Raising Readers in Story County

Kindergarten Expectations

How to Help Your Child Get Ready for Kindergarten

Help Your Child Get Along With Others

Kindergarten is a time to meet new children and make new friends. Reduce your child's anxiety about being around new children. Set up play dates or attend activities where they can be around other children their age. Play games with your child so they can practice turn-taking skills. Talk with your child about how to properly solve conflicts.

Accept Your Child's Feelings

Kindergarten teachers expect your child to use words to express their feelings. Use a variety of words to express your own emotions so that they will learn to do the same. Tell them it's okay to feel angry as well as excited. Show your child how to express their feelings so no one gets hurt.

Let Your Child Do Things by Herself

In Kindergarten, your child will be expected to take care of their own personal needs and belongings. Teach them simple tasks and then let them do them on their own. Encourage your child to put on their own coat, put their shoes away, and wash their own hands. Invite them to do simple daily chores that they will enjoy. Praise your child for their help.

Play and Build Things Together

Your child will draw, write, and use scissors in Kindergarten. Help them build the muscles in their fingers and hands. Provide your child with crayons and paper, puzzles, and small toys to take apart and put together again. Build with blocks and join your child in pretend play so they can pretend to write food orders and dress in a costume.

Help Your Child Follow Directions

Throughout the day in Kindergarten, your child will need to follow directions. Give your child tasks that require them to follow 1-2 step directions. Ask your child to clean their face with a napkin. Ask them to pick out a shirt and then put it on. Make up direction games to play such as "Turn around two times and then jump up".

Read With Your Child Everyday

Reading to your child will help them learn how to read! Share a variety of books based on your child's interests. Ask them questions about the story. Connect what you read to your child's own life so stories become meaningful to them. Read other things with your child such as street signs, magazines, and food labels. Read what you write to them.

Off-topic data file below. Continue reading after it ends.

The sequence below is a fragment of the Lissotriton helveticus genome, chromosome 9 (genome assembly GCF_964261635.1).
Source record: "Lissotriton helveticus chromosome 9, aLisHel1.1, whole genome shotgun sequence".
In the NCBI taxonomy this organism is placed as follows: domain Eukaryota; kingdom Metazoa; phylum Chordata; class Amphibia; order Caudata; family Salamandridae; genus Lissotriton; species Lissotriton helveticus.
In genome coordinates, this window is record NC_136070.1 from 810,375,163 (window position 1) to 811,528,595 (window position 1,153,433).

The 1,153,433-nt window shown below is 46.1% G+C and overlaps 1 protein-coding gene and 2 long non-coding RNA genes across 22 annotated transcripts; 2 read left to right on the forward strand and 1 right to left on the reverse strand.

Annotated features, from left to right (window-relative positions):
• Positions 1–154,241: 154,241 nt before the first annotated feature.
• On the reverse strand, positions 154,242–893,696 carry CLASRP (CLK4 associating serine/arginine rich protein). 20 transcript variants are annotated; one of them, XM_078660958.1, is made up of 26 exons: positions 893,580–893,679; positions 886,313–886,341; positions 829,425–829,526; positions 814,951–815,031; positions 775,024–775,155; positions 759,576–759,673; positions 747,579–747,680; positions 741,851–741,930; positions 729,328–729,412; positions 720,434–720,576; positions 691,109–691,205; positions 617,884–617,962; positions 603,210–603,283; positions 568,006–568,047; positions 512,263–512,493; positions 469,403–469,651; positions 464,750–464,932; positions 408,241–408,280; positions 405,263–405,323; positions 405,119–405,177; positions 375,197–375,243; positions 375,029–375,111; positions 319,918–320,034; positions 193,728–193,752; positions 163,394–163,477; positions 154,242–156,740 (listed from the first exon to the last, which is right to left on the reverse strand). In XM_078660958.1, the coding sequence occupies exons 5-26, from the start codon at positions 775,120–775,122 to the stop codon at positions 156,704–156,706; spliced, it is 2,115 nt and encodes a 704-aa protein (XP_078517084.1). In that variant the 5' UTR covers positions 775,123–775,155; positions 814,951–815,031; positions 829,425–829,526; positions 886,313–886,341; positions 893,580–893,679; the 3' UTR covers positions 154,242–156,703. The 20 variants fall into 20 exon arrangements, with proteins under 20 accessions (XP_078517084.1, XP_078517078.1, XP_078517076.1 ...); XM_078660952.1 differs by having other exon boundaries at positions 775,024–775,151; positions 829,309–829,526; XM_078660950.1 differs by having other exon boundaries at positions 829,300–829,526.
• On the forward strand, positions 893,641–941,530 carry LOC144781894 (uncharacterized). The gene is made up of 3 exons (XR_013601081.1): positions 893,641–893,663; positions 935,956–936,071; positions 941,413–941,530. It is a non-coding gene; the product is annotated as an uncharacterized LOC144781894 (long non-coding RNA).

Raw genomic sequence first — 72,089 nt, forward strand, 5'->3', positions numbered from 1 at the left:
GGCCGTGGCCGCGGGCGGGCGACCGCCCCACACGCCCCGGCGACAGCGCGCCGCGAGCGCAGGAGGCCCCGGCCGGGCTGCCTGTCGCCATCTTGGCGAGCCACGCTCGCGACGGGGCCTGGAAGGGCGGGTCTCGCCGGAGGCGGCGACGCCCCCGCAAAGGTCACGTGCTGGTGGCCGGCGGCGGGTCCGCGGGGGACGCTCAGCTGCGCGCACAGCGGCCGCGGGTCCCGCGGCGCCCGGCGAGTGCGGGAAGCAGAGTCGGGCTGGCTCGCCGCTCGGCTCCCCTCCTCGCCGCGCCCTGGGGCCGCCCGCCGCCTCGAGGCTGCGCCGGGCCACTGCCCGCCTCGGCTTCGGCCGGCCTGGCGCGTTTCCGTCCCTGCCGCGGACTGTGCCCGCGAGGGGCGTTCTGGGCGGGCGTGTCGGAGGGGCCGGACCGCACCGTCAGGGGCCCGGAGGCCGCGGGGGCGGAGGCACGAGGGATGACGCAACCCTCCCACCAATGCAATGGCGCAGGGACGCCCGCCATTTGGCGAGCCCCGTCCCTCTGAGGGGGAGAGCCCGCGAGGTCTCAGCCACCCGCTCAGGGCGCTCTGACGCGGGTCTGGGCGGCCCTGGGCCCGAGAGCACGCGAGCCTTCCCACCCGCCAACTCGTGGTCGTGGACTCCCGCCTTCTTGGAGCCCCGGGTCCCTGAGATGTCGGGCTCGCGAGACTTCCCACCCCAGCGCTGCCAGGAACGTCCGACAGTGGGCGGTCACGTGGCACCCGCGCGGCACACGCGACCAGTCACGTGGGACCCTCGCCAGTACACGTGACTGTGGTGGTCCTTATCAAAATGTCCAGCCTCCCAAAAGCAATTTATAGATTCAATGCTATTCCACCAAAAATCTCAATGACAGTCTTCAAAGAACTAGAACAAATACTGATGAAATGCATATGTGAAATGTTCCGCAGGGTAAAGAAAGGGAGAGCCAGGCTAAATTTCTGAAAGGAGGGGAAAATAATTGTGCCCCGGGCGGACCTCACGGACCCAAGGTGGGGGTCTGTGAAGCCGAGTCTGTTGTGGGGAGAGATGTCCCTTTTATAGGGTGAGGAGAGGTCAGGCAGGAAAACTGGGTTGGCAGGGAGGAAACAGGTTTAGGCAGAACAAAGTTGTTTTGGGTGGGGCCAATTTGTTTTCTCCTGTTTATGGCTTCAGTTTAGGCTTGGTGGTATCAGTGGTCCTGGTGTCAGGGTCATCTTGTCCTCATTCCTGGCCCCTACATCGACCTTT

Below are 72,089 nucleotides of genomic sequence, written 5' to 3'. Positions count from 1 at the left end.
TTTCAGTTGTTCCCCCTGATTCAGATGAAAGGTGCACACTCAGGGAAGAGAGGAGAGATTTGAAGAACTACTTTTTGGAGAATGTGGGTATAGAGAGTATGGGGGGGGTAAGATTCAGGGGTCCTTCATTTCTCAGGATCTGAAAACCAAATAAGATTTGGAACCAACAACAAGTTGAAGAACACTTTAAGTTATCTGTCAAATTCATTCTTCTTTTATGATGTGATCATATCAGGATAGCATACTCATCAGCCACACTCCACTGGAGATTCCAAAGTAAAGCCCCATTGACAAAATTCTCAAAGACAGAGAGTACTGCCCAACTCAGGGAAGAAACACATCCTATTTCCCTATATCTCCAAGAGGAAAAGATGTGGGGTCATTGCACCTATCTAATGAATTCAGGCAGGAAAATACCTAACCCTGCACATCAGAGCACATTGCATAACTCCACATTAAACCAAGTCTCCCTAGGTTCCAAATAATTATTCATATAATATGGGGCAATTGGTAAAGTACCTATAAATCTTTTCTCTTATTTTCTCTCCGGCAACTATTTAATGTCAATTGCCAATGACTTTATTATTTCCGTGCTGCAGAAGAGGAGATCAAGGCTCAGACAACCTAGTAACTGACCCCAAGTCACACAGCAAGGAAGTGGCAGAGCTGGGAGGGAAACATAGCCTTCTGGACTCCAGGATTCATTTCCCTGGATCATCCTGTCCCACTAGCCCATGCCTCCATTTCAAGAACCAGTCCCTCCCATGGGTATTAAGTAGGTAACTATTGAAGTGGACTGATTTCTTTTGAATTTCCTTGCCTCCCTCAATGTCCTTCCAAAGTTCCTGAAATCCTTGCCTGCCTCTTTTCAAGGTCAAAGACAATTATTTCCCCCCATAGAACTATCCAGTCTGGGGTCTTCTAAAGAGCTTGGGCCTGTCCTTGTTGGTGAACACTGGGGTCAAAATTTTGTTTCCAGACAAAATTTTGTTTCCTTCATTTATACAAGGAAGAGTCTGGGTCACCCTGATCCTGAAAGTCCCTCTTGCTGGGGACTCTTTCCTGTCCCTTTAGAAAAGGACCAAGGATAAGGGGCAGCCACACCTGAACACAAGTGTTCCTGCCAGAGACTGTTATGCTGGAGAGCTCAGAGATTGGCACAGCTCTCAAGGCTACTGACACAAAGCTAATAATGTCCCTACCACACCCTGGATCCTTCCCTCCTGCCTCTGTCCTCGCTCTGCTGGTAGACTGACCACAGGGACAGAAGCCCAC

Learn About Kindergarten Registration

Contact your neighborhood school to see what enrollment paperwork is required. Ask about deadlines, orientations, and available transportation if your child needs to ride a bus to school. Find out if there is a dress code or any other expectations that you need to know.

Visit Your Child's New School

Take your child to visit their new school the summer before they start Kindergarten. Drive or walk to the school. Play on the playground. Talk about routines, such as what to expect during lunch time, at recess, and using the bathroom. Some schools (or libraries) offer free lunches during the summer. Ask if you can have a tour of the school or a peek in your child's classroom.

You are Your Child's First Teacher

Help your child prepare for Kindergarten by turning everyday activities into times for them to play, learn, and feel good about themself. Remember, your child develops at their own unique pace. Kindergarten is a place where they will continue to learn!

Keep Your Child Healthy

Children who eat nutritious foods, are healthy and get plenty of rest are able to focus and learn at school. Provide your child with healthy snacks and meals. Schedule regular medical and dental check-ups for your child. Exercise daily with them. Play games that encourage them to run, climb, jump, catch a ball, and dance.

Talk With Your Child

In Kindergarten, your child will need to be able to express their needs and wants, follow directions, and communicate with others. Talk with your child every day to promote their listening and conversational skills. Ask your child questions and teach them new words. Talk about what they like and dislike and answer their questions.

Create a School Routine 

Kindergartners need about 11 hours of sleep each night. Create a regular time for your child to relax and go to bed. Start waking your child at the time they will need to wake during the school year. Set up a special place where they will put their backpack after school every day. Practice choosing outfits the night before to help make the mornings smoother.

Read Books About Starting Kindergarten

Visit your local public library to check out books about a typical Kindergarten day. Your child might enjoy: "Froggy Goes to School" by Jonathan London and "Mouse's First Day of School" by Lauren Thompson.

Concerned About Your Child's Development?

Talk with your child's health care provider and preschool teacher if you have concerns about your child's development and readiness skills for Kindergarten.

This information was compiled by Mona Berkey, Iowa State University, and Judy Dahlke, retired Kindergarten teacher and former RRSC Family Literacy Coordinator

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